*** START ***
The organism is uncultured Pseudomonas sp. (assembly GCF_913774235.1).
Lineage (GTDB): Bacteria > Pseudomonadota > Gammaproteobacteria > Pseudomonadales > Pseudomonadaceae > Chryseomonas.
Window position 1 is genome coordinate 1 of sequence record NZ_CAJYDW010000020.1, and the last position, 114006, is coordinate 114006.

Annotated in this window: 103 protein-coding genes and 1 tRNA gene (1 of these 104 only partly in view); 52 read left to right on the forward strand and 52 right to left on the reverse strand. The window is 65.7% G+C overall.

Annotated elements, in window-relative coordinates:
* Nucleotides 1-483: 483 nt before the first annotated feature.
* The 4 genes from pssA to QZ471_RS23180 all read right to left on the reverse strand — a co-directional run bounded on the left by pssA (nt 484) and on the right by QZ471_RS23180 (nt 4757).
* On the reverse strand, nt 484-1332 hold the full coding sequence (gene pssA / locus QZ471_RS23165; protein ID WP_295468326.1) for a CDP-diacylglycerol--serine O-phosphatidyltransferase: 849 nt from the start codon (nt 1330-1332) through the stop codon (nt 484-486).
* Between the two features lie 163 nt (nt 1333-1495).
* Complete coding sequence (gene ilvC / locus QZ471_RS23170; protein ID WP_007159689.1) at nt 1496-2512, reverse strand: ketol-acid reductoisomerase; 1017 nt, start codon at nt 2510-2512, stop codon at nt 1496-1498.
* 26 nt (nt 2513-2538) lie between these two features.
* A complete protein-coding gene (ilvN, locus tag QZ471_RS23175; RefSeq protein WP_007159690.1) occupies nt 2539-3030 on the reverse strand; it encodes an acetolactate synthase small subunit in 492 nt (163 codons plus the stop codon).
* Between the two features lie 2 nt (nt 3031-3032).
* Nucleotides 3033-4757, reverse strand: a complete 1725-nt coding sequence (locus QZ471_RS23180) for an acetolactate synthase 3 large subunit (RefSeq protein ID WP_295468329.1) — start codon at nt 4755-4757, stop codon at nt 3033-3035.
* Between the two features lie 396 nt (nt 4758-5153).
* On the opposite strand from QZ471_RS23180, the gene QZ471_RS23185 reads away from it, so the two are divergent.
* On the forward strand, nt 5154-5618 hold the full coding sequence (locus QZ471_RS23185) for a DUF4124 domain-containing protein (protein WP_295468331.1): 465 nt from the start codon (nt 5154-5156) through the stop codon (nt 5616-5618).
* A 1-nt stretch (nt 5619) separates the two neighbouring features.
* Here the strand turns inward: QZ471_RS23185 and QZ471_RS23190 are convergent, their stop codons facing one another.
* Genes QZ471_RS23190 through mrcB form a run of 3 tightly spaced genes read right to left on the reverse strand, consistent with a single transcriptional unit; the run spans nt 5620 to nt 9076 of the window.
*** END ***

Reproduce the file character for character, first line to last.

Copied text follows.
The organism is uncultured Pseudomonas sp. (assembly GCF_913774235.1).
Lineage (GTDB): Bacteria > Pseudomonadota > Gammaproteobacteria > Pseudomonadales > Pseudomonadaceae > Chryseomonas.
Window position 1 is genome coordinate 1 of sequence record NZ_CAJYDW010000020.1, and the last position, 114006, is coordinate 114006.

Annotated in this window: 103 protein-coding genes and 1 tRNA gene (1 of these 104 only partly in view); 52 read left to right on the forward strand and 52 right to left on the reverse strand. The window is 65.7% G+C overall.

Annotated elements, in window-relative coordinates:
* Nucleotides 1-483: 483 nt before the first annotated feature.
* The 4 genes from pssA to QZ471_RS23180 all read right to left on the reverse strand — a co-directional run bounded on the left by pssA (nt 484) and on the right by QZ471_RS23180 (nt 4757).
* On the reverse strand, nt 484-1332 hold the full coding sequence (gene pssA / locus QZ471_RS23165; protein ID WP_295468326.1) for a CDP-diacylglycerol--serine O-phosphatidyltransferase: 849 nt from the start codon (nt 1330-1332) through the stop codon (nt 484-486).
* Between the two features lie 163 nt (nt 1333-1495).
* Complete coding sequence (gene ilvC / locus QZ471_RS23170; protein ID WP_007159689.1) at nt 1496-2512, reverse strand: ketol-acid reductoisomerase; 1017 nt, start codon at nt 2510-2512, stop codon at nt 1496-1498.
* 26 nt (nt 2513-2538) lie between these two features.
* A complete protein-coding gene (ilvN, locus tag QZ471_RS23175; RefSeq protein WP_007159690.1) occupies nt 2539-3030 on the reverse strand; it encodes an acetolactate synthase small subunit in 492 nt (163 codons plus the stop codon).
* Between the two features lie 2 nt (nt 3031-3032).
* Nucleotides 3033-4757, reverse strand: a complete 1725-nt coding sequence (locus QZ471_RS23180) for an acetolactate synthase 3 large subunit (RefSeq protein ID WP_295468329.1) — start codon at nt 4755-4757, stop codon at nt 3033-3035.
* Between the two features lie 396 nt (nt 4758-5153).
* On the opposite strand from QZ471_RS23180, the gene QZ471_RS23185 reads away from it, so the two are divergent.
* On the forward strand, nt 5154-5618 hold the full coding sequence (locus QZ471_RS23185) for a DUF4124 domain-containing protein (protein WP_295468331.1): 465 nt from the start codon (nt 5154-5156) through the stop codon (nt 5616-5618).
* A 1-nt stretch (nt 5619) separates the two neighbouring features.
* Here the strand turns inward: QZ471_RS23185 and QZ471_RS23190 are convergent, their stop codons facing one another.
* Genes QZ471_RS23190 through mrcB form a run of 3 tightly spaced genes read right to left on the reverse strand, consistent with a single transcriptional unit; the run spans nt 5620 to nt 9076 of the window.